There’s a lot of unarguably bad in this one.
Although this film can be seen as a trailblazer for HD production, that fact alone can’t help the movie from being a pastel washed, plasticy looking movie. The movie looks digital in every bad way that description could mean.
On top of the whole overly digital appearance of the film we have the fact that just about everything we see is made in a computer. People like models and sets, its just something we all expect to see. The Phantom Menace struck a good balance between physical sets/props and CGI creations but this movie goes for broke and even parts that could have been played by real people or puppets (all the clones are CGI rendered and so is Master Yoda) and honestly throwing it all away entirely and suddenly really cemented the resentment against the series. I would wager that this movie has a lot to do with the current backlash against CGI effects that is currently going on in the world of movie making, and with good reason. Although they were state of the art when they were first seen they still looked fake, i could tell then that it was all done on a computer. The passage of time has done absolutely nothing to relieve these issues and while the original trilogy has a timeless and nostalgic sense with its SFX, Attack of the Clones immediately dates itself to a certain era of film making.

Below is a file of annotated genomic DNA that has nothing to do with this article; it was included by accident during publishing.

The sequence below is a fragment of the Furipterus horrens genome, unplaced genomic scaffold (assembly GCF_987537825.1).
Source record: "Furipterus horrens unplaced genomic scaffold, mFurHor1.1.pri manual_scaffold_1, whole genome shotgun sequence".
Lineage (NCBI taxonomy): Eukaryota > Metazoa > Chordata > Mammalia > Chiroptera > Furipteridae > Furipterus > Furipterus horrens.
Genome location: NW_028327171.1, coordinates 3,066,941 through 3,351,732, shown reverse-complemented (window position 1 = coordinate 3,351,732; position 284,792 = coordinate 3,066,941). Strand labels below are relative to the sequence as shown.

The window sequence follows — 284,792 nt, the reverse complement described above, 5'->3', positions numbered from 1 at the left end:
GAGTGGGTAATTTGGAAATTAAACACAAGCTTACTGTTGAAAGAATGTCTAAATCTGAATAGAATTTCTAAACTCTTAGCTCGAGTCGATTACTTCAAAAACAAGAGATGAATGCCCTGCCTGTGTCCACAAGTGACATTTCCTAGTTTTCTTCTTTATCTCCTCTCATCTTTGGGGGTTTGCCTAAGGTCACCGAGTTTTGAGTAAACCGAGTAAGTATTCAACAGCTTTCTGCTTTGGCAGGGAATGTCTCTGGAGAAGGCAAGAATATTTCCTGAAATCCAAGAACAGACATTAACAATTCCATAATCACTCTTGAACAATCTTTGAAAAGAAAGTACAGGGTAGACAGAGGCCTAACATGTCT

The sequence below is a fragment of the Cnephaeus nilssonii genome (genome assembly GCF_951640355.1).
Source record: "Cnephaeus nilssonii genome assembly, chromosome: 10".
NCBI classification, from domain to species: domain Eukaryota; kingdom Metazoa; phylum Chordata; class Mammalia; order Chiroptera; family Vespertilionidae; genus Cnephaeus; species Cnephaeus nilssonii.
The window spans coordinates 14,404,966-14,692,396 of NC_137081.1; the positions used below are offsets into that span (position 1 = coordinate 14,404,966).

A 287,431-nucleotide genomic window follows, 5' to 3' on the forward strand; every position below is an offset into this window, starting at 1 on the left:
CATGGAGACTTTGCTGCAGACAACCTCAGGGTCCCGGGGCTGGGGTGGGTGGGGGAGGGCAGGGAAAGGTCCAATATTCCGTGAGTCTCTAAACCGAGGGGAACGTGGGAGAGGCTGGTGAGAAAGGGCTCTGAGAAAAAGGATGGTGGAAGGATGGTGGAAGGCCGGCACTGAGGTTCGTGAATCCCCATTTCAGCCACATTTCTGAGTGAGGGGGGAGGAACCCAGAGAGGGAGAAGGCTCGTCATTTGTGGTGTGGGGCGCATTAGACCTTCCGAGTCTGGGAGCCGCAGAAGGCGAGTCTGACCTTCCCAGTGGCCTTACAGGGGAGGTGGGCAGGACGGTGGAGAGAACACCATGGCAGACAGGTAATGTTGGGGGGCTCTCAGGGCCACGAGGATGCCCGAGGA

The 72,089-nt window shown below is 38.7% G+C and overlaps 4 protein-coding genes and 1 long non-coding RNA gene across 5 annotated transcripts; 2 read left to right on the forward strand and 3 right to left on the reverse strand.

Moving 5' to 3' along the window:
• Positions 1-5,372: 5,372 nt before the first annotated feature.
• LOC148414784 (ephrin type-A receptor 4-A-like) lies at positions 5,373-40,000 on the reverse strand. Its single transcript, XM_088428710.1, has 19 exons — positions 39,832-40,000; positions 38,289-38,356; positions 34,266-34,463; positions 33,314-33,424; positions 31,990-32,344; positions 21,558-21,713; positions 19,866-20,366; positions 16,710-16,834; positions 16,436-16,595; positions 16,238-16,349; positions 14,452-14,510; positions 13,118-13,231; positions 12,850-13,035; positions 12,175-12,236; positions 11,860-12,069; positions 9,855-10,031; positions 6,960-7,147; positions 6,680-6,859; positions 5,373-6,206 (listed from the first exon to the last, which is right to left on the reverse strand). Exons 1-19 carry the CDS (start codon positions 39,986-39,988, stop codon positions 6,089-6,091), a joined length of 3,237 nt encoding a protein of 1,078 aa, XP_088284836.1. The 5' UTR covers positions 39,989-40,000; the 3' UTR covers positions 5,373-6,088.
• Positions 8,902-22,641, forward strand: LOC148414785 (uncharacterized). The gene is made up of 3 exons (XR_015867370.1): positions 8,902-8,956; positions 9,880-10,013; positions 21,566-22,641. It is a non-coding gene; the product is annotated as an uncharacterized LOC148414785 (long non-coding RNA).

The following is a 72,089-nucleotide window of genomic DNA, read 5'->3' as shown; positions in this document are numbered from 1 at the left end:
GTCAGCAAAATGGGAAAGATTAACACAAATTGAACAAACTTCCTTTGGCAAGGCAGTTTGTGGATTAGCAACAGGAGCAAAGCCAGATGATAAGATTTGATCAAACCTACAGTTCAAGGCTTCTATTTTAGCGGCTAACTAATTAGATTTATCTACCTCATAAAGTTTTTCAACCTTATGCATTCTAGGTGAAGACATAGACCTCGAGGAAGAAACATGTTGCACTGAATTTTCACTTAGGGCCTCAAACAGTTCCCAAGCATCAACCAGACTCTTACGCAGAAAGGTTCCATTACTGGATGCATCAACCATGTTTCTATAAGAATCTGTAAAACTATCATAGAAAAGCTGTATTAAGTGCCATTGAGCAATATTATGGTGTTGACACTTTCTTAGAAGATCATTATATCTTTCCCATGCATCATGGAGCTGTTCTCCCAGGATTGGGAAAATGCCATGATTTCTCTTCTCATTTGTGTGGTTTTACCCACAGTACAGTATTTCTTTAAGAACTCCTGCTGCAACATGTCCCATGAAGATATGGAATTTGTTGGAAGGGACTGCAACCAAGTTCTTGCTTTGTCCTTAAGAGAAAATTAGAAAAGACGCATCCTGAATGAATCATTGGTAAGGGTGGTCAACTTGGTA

All of George Lucas’ failings from the previous film seem to be amplified here. You want a shallow go almost nowhere narrative? Here it is. You want awful dialogue? Here it is. You want awful awful awful acting from otherwise talented people? Why here it is!
The real meat of the story would appear to be the falling in love of both Anakin and Padme. Now a love story playing out against intergalactic war, political intrigue and fated to end in tragedy, would be a damn good thing to watch. But that just doesn’t happen here. Instead we get two good looking actors with absolutely no chemistry trade terrible lines between one another. Their lack of chemistry makes all of their intimate scenes fall flat (don’t get me started on that awful scene with the fields and the water falls…) and Lucas’ failure as a director of actors robs any of those scenes of any humanity that these characters need to make a connection with one another.